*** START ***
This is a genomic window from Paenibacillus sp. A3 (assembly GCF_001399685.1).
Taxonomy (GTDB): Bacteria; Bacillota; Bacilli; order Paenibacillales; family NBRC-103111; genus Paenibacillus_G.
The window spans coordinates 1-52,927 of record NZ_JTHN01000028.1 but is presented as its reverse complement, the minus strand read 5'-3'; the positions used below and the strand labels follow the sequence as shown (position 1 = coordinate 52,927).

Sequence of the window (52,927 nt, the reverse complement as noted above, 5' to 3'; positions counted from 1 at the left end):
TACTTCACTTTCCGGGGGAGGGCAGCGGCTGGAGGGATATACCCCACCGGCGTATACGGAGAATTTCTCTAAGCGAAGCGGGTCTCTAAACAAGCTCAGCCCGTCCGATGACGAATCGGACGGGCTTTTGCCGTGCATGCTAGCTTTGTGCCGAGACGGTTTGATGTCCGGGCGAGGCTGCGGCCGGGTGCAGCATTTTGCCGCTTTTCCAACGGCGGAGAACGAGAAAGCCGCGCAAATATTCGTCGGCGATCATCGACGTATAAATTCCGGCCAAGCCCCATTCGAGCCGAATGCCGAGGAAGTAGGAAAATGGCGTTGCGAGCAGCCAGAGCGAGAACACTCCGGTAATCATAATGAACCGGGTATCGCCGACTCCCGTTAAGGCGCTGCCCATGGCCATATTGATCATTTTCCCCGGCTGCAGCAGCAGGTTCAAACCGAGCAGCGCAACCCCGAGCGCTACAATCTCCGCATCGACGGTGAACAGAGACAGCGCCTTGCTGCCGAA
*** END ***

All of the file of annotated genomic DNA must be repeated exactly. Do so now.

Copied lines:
This is a genomic window from Paenibacillus sp. A3 (assembly GCF_001399685.1).
Taxonomy (GTDB): Bacteria; Bacillota; Bacilli; order Paenibacillales; family NBRC-103111; genus Paenibacillus_G.
The window spans coordinates 1-52,927 of record NZ_JTHN01000028.1 but is presented as its reverse complement, the minus strand read 5'-3'; the positions used below and the strand labels follow the sequence as shown (position 1 = coordinate 52,927).

Sequence of the window (52,927 nt, the reverse complement as noted above, 5' to 3'; positions counted from 1 at the left end):
TACTTCACTTTCCGGGGGAGGGCAGCGGCTGGAGGGATATACCCCACCGGCGTATACGGAGAATTTCTCTAAGCGAAGCGGGTCTCTAAACAAGCTCAGCCCGTCCGATGACGAATCGGACGGGCTTTTGCCGTGCATGCTAGCTTTGTGCCGAGACGGTTTGATGTCCGGGCGAGGCTGCGGCCGGGTGCAGCATTTTGCCGCTTTTCCAACGGCGGAGAACGAGAAAGCCGCGCAAATATTCGTCGGCGATCATCGACGTATAAATTCCGGCCAAGCCCCATTCGAGCCGAATGCCGAGGAAGTAGGAAAATGGCGTTGCGAGCAGCCAGAGCGAGAACACTCCGGTAATCATAATGAACCGGGTATCGCCGACTCCCGTTAAGGCGCTGCCCATGGCCATATTGATCATTTTCCCCGGCTGCAGCAGCAGGTTCAAACCGAGCAGCGCAACCCCGAGCGCTACAATCTCCGCATCGACGGTGAACAGAGACAGCGCCTTGCTGCCGAA